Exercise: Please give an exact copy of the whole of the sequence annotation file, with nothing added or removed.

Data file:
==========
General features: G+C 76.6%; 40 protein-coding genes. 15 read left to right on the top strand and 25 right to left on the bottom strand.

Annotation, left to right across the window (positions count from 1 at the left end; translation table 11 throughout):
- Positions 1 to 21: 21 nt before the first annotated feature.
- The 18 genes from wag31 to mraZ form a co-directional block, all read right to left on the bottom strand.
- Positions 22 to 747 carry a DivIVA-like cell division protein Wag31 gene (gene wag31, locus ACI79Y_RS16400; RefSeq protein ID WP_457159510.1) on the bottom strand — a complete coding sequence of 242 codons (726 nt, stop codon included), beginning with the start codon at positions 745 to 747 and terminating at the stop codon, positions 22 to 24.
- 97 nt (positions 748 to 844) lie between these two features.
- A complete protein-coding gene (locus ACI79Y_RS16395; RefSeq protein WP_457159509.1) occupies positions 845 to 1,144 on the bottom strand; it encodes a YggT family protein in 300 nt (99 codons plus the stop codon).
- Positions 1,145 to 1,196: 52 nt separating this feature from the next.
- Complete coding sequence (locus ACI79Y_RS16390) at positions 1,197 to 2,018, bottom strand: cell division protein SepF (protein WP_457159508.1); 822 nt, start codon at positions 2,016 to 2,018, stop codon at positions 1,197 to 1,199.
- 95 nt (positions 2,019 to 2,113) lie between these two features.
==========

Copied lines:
General features: G+C 76.6%; 40 protein-coding genes. 15 read left to right on the top strand and 25 right to left on the bottom strand.

Annotation, left to right across the window (positions count from 1 at the left end; translation table 11 throughout):
- Positions 1 to 21: 21 nt before the first annotated feature.
- The 18 genes from wag31 to mraZ form a co-directional block, all read right to left on the bottom strand.
- Positions 22 to 747 carry a DivIVA-like cell division protein Wag31 gene (gene wag31, locus ACI79Y_RS16400; RefSeq protein ID WP_457159510.1) on the bottom strand — a complete coding sequence of 242 codons (726 nt, stop codon included), beginning with the start codon at positions 745 to 747 and terminating at the stop codon, positions 22 to 24.
- 97 nt (positions 748 to 844) lie between these two features.
- A complete protein-coding gene (locus ACI79Y_RS16395; RefSeq protein WP_457159509.1) occupies positions 845 to 1,144 on the bottom strand; it encodes a YggT family protein in 300 nt (99 codons plus the stop codon).
- Positions 1,145 to 1,196: 52 nt separating this feature from the next.
- Complete coding sequence (locus ACI79Y_RS16390) at positions 1,197 to 2,018, bottom strand: cell division protein SepF (protein WP_457159508.1); 822 nt, start codon at positions 2,016 to 2,018, stop codon at positions 1,197 to 1,199.
- 95 nt (positions 2,019 to 2,113) lie between these two features.